Cupping

Find out if it’s right for you, read below


What is cupping?

It is one of the most popular healing techniques, because it’s safe, comfortable and very effective for many disorders.  This therapy has its roots grounded for more than 5000 years, and well known in many other cultures.  Drawings of cupping were found in Egyptian tombs, in ancient Greece, and in China it is currently used by major hospitals of Traditional Chinese Medicine (TCM).

What is it for?

Cupping is best to use for muscle tightness due to overwork or stress. Very good for relieving the symptoms of cold and flu, respiratory illness such as asthma, coughing, allergies, digestive symptoms such as irritable bowels, low back pain, menstrual cramps or any type of aches and pains. It is very effective for detoxifying the body after a long night out or after overeating, as well as recovering from being over active. It gives you a complete rejuvenating experience by smoothing out any tension.

Forms of cupping

There are several forms of cupping. The choice depends on the condition treated, or the practitioners preference. Originally in the past hollowed out animal horns were used, but today the cups are made either from glass, plastic, flexible rubber or a combination of those. There are several types of cupping techniques that can be used. Fire cupping, air cupping, wet cupping, and sliding cupping. Each one is explained below.

Fire cupping

Fire cupping technique is performed by using an alcohol soaked cotton ball which is lit on fire and placed inside the cup to create a vacuum. Once the vacuum has been established the cup is immediately placed on the skin pulling it up and away from the muscle layers thus encouraging the blood to rush to the surface.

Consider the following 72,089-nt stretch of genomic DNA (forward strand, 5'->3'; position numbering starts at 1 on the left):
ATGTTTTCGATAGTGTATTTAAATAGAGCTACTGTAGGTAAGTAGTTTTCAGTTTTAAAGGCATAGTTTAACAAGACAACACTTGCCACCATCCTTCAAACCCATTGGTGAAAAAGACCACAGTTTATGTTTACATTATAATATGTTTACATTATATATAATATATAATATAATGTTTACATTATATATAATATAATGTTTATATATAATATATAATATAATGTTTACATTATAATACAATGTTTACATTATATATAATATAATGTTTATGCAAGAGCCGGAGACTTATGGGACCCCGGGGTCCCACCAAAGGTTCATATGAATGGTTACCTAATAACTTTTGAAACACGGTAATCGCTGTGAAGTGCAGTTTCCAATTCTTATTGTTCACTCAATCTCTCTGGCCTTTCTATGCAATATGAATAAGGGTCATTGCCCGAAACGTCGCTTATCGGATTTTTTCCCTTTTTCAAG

Air cupping

Air cupping is the type of cupping when the air is suctioned out of the cup by a hand pump. In this case there is no fire, or alcohol involved and the cups come equipped with the suctioning device.

Wet cupping

Wet cupping refers to puncturing the skin prior the application of the cup. This technique is used only in certain conditions and it involves suctioning 2-3 drops of blood from under the skin. It is very effective for clearing up fever, a stubborn case of acne, or dissipating a bruise, to mention a few.

Sliding cupping

Sliding cupping is the application of the cup with the suction onto the lubricated skin and moving the cup alongside of the muscles. This form of cupping is my preferred method when relieving tense muscles due to the cold and flu or stress and overwork. This technique leaves the least markings on the skin.

Does cupping hurt?

No. It does not hurt. It actually feels great. It produces an instant relief. It feels very much like a myofascial massage work or skin rolling. The intensity of the suction can be adjusted to your comfort level.  The cupping may cause bruising and the skin becomes sensitive. It is recommended to keep the area protected from the elements especially right after the treatment.

How to prepare for a cupping treatment?

No special preparation is required, however I would suggest to bring something to cover the freshly cupped area after every treatment. During the treatment the skin is slightly compromised, the pores are opened and it should be protected from the elements such as wind, cold, heat, or moisture.

Is cupping safe?

Yes. As long as good techniques is used, and knowing when and where to use it.  The cups are to be clean and properly sanitized after each patient and the proper precautions and contraindications are taken in consideration. Please read the cautions and contraindications section for further information.

Cautions and Contraindications

Cupping is not for everyone. It is contraindicated for

  • Pregnant women
  • Patients who are extremely weakened
  • On open wounds, sores or inflamed skin
  • Patients who bleed easily
  • Bony areas

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